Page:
After homework he put his son to bed. His son had brought home another "A" and a note from the teacher saying she would like to talk to him about putting the boy in advanced classes in middle school if they did not get cut from the budget. His son was smart, like his Momma had been. He thought about ways he could try to put more into a college fund. As he lay in bed falling asleep he thought about the future and what it might hold.

"It'll sure be nice when trickle down gets here" he thought, as sleep gave him some rest.

We here at "The Poop", having friends that have not fully recovered from the last "economic downturn" would like to ask you what the schedule is for when "trickle down" is expected to arrive? Me personally, I don't think its coming, but the guys at the mechanics shop think they'll be fine if they can just work a few more hours. Like Joe the Plumber they think if they can hold things together and get Gov't off of business's back they'll all be ok. I have spent a few decades reading that Gov't has been getting off of business's back. Last year in the USA 50mil people could not afford to see a Doctor.  After laying off 2.5mil, that will add, with their kids, and spouses enough to get us to almost 60mil? Alstry thinks things will be worse than that.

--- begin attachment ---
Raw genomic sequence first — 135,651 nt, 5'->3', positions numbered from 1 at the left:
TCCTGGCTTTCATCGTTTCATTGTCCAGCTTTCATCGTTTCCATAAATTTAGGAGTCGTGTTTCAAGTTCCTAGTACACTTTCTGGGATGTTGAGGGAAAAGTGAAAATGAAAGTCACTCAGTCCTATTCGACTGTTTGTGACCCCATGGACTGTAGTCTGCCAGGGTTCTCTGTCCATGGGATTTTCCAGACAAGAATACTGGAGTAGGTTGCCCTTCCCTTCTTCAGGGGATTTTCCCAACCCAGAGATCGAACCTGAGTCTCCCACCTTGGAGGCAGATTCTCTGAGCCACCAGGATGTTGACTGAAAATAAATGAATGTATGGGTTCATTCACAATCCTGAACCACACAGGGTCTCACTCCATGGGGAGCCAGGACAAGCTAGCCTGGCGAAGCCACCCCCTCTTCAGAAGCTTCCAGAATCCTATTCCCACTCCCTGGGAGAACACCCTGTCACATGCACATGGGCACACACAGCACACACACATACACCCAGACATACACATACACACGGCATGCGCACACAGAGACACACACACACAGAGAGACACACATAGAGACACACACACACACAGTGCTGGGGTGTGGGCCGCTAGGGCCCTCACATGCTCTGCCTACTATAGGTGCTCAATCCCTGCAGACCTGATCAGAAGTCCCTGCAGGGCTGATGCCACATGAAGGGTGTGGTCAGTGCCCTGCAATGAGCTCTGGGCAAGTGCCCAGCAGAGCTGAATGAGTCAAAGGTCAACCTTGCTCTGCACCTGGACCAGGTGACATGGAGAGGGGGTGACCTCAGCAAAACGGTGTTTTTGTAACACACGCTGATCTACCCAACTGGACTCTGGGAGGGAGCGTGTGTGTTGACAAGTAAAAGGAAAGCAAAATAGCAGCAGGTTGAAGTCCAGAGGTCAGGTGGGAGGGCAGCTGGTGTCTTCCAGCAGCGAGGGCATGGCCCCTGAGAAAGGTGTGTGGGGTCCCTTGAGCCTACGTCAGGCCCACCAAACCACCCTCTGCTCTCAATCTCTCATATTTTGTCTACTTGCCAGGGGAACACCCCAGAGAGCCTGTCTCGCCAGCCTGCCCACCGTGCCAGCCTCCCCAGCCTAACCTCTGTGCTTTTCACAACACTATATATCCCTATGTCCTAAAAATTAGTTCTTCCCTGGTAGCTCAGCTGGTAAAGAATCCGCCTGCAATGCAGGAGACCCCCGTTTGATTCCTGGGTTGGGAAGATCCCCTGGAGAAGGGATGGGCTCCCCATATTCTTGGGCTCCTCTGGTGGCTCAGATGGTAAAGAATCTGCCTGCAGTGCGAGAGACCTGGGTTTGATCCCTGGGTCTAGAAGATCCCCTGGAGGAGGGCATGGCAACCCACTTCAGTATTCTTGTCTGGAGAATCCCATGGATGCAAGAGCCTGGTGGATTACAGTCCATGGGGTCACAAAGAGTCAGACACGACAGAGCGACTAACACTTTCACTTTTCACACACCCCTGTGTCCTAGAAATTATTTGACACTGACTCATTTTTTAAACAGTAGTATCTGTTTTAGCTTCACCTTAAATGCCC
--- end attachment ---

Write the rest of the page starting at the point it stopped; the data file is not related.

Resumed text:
Deflation is  "good for the economy" you say, and I should believe you. I am just a mechanic, you guys are the economists and financial wizards and college grads. However I am thinking that "good for the economy" while easy to model in a book, should be replaced after schools is out with a different idea. I am thinking "good for my coworkers" or "good for Americans". I am thinking that maybe policys with one of those concepts as their guiding principle might work a little better.  I am also still questioning this "trickledown" thing. From experience I had thought that money "trickles up". For almost thirty years "trickledown" has been the guiding principle of our economic planning. And I have to admit, "trickledown" seemed to be working until last year when I realized how much economic losses had been camouflaged with borrowing. Perhaps some of you were fooled too? I hate to be the only idiot.